So GLAD to read about this motorcycle crash?
Yes, for yesterday I was driving up 90 north when I saw this conclave coming up behind me. I pulled into the right lane and slowed to about 73 to let them pass without the hassle of swerving traffic issues, and to study the group.
I've never driven one, so the whole motorcycle thing always fascinates me.
I wondered about who would lead etc, and I noticed they were in two nice straight lines, each on the outside of the same lane. There weren't any stragglers or any bikes outside the group.
In the lead (leftmost) was a single guy, and next came couple after couple. I was beginning to wonder about the association between motorcycles and large, bald, tatooed guys with girls when the scene shifted to skinny guys all alone on their bikes, and then single girls all following (chasing?) behind.
Of the couples, I noticed one girl on the back of a smallish bike with her guy, but with just enough room to sit tight and hold on tight. She seemed especially vulnerable to falling off the back and I began to pray for them all.
Total stranger yes, but I saw just another example of we people in our common human condition We try to make the most of life, but we are all 'vulnerable to falling off the back', as it were.
I prayed for their safety in general but within 3 or 4 minutes after they passed on, my attention was grabbed by sudden brake lights just ahead, and mostly black clad people, not in vehicles, rushing about on the highway where I could see between the stopping cars just in front of me.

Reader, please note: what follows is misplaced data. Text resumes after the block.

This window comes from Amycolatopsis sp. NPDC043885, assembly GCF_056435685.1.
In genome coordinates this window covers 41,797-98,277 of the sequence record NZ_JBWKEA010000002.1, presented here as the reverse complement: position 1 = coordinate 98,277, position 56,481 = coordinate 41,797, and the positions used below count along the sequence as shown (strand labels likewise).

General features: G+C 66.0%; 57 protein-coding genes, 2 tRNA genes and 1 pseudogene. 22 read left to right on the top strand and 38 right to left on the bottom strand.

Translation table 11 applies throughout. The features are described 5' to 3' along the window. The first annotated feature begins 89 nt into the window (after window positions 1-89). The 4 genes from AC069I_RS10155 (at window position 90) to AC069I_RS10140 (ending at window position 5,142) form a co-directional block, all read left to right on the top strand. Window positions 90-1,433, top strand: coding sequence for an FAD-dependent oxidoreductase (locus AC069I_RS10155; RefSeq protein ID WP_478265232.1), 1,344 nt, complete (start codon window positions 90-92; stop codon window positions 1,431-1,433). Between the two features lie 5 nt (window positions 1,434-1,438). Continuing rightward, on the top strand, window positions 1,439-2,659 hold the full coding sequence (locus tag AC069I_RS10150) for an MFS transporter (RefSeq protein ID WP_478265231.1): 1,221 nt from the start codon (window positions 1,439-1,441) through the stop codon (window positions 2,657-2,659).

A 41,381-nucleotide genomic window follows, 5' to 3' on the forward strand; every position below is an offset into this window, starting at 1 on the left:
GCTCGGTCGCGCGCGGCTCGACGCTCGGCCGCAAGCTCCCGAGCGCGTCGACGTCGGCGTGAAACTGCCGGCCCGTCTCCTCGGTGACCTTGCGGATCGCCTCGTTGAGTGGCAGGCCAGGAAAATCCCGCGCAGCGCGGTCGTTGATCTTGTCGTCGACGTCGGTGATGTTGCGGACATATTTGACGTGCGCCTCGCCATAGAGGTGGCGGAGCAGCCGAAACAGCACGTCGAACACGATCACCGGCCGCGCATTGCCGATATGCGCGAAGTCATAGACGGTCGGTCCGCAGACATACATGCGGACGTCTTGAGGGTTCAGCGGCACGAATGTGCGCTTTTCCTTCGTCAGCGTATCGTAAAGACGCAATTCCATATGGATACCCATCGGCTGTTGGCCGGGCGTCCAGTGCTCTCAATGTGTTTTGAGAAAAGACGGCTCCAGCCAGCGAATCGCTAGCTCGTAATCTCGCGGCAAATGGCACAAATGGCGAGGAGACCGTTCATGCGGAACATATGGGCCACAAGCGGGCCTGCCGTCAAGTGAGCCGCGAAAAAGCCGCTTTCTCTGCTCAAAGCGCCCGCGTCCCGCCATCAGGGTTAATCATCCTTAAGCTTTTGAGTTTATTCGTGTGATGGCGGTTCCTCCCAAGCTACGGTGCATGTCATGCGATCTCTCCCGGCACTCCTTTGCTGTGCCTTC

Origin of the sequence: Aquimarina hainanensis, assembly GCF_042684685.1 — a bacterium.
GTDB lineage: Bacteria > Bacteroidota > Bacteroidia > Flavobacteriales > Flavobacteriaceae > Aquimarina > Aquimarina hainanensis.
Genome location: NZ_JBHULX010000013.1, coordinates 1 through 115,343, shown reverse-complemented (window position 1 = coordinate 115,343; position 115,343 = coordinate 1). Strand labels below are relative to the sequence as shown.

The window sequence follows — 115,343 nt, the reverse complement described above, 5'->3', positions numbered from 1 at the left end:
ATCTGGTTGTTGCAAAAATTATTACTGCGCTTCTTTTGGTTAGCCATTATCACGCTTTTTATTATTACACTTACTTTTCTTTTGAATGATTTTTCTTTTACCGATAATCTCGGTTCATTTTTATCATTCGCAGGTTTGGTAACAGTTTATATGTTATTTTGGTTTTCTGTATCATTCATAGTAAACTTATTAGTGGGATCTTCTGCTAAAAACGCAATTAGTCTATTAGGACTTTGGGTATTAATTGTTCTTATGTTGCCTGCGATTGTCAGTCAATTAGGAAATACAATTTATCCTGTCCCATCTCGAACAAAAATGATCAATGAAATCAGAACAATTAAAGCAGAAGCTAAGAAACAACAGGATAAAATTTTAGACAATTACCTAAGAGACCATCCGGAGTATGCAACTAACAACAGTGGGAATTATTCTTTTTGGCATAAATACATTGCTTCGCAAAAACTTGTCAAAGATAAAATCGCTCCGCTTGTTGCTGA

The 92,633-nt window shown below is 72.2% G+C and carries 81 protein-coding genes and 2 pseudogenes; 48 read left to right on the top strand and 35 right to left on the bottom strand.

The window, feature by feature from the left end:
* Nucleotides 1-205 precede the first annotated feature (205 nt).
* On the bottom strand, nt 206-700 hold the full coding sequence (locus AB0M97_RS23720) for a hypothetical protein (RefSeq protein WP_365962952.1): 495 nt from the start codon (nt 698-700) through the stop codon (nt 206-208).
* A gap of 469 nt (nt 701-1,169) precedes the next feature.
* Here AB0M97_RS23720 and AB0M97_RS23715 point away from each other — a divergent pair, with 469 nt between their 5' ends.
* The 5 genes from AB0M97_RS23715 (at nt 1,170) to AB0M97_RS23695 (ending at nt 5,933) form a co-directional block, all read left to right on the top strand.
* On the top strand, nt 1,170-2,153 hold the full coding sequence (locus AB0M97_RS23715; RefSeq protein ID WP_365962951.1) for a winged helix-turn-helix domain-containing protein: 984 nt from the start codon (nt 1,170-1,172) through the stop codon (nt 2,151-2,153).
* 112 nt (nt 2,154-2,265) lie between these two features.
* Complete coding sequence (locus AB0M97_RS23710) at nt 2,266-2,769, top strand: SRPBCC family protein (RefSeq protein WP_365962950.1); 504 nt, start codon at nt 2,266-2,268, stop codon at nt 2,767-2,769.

I remember yelling out "God I just prayed for them!". They were going over 75 mph!
Then I didn't know what to do. I could see bikes in the median, and people rushing around. I looked around my car to see what I had to offer. Nothing. Some band-aids, but what would that do? After only about 3 or 4 minutes, a couple of the bikers started directing traffic around on the right shoulder. This seemed unusual but I went along. I thought I saw 4 or 5 bodies strewn across the lanes as I passed slowly by, stricken and gawky; one was just off the shoulder and it seemed he was totally covered in jackets. Just beyond, the 'surviving' riders were parked on both sides of the highway, standing, watching, and waiting for whatever tally would come. I drove slowly through their ranks and then I began to cry, and to cry out.
What do we get to do with such experiences? The emotion and the pain, even for the stranger such as myself, are too much to live with continually: we must move on. But we must not ignore, or stuff, the facts of life as they are. I think that for his, God gives us lament.
The freedom, the right, the privilege, even sometimes the duty, to cry out to Him and to declare our misery, or our miserable condition, as it sometimes is.
The book of Lamentations is our example for such situations. God wants us to live in the Truth, and acknowledging things as they are, whatever they are, is essential.
At first, I thought people were just hurt, but as time went on I convinced myself by what I had barely noticed, that several people must be dead. And in several phone calls, I said as much. Finally after about 10 hours passed I was able to find this report and discover that none had died, and only one was critically injured! Now, if that one wouldn't object, I will pray for him; for his recovery, for his family, and for his future.